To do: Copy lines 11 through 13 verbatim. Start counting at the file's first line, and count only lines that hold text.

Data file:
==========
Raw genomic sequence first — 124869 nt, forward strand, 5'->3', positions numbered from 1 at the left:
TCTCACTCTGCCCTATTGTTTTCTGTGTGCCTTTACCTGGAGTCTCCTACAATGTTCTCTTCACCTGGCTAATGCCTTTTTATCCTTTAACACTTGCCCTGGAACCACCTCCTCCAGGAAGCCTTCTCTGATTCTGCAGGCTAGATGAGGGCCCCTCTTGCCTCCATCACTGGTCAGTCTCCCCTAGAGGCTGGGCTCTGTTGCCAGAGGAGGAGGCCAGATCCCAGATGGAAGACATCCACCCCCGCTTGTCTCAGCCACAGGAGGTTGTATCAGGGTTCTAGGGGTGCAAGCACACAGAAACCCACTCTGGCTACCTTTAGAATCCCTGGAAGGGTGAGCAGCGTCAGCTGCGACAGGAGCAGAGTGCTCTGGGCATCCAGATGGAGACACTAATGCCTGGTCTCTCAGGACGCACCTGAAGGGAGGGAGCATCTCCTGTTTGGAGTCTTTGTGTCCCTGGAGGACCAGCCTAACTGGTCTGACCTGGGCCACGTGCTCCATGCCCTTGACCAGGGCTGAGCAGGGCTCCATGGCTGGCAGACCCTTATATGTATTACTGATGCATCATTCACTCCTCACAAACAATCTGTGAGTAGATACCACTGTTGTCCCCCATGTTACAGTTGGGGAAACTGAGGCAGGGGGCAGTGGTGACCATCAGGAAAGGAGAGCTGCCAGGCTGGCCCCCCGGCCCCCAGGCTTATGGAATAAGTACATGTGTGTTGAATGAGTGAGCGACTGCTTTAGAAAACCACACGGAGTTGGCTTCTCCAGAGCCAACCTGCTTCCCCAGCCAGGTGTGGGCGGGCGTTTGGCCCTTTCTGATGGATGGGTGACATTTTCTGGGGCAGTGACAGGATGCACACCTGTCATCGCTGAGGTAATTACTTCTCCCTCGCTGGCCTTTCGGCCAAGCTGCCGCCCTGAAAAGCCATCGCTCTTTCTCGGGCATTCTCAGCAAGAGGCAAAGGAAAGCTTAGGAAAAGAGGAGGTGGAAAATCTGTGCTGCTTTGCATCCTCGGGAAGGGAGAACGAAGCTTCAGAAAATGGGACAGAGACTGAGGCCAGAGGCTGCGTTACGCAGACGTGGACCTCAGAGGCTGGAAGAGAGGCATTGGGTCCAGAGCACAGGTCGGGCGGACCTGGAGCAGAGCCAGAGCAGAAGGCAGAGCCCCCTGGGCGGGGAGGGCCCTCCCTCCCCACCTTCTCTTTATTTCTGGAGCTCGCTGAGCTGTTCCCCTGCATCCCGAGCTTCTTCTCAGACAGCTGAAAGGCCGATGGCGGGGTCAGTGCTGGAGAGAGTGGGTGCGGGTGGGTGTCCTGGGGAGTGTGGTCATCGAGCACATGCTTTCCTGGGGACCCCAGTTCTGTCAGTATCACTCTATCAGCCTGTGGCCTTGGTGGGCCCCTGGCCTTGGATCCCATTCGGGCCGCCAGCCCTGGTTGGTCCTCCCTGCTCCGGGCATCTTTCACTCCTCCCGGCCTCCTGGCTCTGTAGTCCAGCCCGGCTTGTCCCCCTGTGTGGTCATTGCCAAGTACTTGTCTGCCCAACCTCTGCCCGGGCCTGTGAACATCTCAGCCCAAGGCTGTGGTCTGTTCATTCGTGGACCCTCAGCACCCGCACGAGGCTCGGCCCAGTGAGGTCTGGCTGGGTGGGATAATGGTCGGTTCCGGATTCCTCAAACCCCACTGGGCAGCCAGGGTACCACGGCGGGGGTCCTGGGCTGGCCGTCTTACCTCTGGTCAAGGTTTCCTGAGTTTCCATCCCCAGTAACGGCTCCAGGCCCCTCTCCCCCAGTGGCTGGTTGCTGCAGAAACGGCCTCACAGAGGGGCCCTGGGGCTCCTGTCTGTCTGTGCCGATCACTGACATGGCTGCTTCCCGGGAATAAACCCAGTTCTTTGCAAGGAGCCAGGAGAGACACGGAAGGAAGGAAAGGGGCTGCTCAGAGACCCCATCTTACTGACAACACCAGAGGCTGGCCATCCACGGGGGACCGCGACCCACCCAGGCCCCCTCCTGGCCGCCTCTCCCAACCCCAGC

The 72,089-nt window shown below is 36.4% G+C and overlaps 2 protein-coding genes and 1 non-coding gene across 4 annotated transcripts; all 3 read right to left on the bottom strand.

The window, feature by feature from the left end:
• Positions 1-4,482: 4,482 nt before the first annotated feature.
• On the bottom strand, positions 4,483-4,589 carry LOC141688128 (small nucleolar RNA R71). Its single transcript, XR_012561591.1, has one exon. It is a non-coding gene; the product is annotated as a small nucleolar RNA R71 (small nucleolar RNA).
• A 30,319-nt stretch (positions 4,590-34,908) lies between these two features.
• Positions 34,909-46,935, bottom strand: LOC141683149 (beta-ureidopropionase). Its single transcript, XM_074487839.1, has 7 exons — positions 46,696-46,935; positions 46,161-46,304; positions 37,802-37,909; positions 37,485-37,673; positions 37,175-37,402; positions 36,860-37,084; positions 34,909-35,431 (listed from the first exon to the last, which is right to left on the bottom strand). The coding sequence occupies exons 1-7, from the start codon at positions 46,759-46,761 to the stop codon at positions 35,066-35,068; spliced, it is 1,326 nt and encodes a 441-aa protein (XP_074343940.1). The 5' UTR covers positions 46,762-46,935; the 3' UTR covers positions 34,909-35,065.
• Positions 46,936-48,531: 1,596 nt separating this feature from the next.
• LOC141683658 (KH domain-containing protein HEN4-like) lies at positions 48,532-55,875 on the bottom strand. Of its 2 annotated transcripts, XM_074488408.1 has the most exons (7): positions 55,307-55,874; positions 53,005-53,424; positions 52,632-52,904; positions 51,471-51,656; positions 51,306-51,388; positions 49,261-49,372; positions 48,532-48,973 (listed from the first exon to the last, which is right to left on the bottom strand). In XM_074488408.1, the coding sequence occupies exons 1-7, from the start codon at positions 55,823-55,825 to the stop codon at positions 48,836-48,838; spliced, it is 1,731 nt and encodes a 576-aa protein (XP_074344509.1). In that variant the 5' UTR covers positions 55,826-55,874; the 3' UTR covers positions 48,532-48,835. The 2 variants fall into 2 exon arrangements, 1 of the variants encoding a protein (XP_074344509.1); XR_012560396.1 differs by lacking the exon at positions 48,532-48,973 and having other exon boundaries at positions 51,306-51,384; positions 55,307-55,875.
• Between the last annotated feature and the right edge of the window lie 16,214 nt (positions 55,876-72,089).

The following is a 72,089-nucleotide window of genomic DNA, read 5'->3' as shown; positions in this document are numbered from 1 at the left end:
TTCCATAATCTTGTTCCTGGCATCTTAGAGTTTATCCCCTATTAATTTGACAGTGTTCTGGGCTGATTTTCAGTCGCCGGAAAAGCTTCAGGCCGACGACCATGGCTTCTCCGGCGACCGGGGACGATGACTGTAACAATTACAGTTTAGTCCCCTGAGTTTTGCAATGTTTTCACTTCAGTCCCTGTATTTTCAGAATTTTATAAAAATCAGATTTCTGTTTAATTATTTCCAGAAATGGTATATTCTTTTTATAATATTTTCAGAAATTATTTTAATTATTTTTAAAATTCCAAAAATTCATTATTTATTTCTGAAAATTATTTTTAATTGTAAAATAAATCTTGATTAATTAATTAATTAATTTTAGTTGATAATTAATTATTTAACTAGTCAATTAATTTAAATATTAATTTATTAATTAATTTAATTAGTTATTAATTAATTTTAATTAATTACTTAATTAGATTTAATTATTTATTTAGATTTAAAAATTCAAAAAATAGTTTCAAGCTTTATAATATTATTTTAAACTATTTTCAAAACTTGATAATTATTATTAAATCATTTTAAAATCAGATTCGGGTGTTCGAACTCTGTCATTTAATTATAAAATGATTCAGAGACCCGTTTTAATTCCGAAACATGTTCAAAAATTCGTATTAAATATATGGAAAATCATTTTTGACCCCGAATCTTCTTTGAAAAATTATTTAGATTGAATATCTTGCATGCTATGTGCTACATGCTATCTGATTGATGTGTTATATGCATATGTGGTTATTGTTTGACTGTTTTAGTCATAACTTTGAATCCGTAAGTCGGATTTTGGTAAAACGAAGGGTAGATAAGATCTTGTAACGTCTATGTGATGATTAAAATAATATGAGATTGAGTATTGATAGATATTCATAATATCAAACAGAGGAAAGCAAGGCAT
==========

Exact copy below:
• Between the last annotated feature and the right edge of the window lie 16,214 nt (positions 55,876-72,089).

The following is a 72,089-nucleotide window of genomic DNA, read 5'->3' as shown; positions in this document are numbered from 1 at the left end:
TTCCATAATCTTGTTCCTGGCATCTTAGAGTTTATCCCCTATTAATTTGACAGTGTTCTGGGCTGATTTTCAGTCGCCGGAAAAGCTTCAGGCCGACGACCATGGCTTCTCCGGCGACCGGGGACGATGACTGTAACAATTACAGTTTAGTCCCCTGAGTTTTGCAATGTTTTCACTTCAGTCCCTGTATTTTCAGAATTTTATAAAAATCAGATTTCTGTTTAATTATTTCCAGAAATGGTATATTCTTTTTATAATATTTTCAGAAATTATTTTAATTATTTTTAAAATTCCAAAAATTCATTATTTATTTCTGAAAATTATTTTTAATTGTAAAATAAATCTTGATTAATTAATTAATTAATTTTAGTTGATAATTAATTATTTAACTAGTCAATTAATTTAAATATTAATTTATTAATTAATTTAATTAGTTATTAATTAATTTTAATTAATTACTTAATTAGATTTAATTATTTATTTAGATTTAAAAATTCAAAAAATAGTTTCAAGCTTTATAATATTATTTTAAACTATTTTCAAAACTTGATAATTATTATTAAATCATTTTAAAATCAGATTCGGGTGTTCGAACTCTGTCATTTAATTATAAAATGATTCAGAGACCCGTTTTAATTCCGAAACATGTTCAAAAATTCGTATTAAATATATGGAAAATCATTTTTGACCCCGAATCTTCTTTGAAAAATTATTTAGATTGAATATCTTGCATGCTATGTGCTACATGCTATCTGATTGATGTGTTATATGCATATGTGGTTATTGTTTGACTGTTTTAGTCATAACTTTGAATCCGTAAGTCGGATTTTGGTAAAACGAAGGGTAGATAAGATCTTGTAACGTCTATGTGATGATTAAAATAATATGAGATTGAGTATTGATAGATATTCATAATATCAAACAGAGGAAAGCAAGGCAT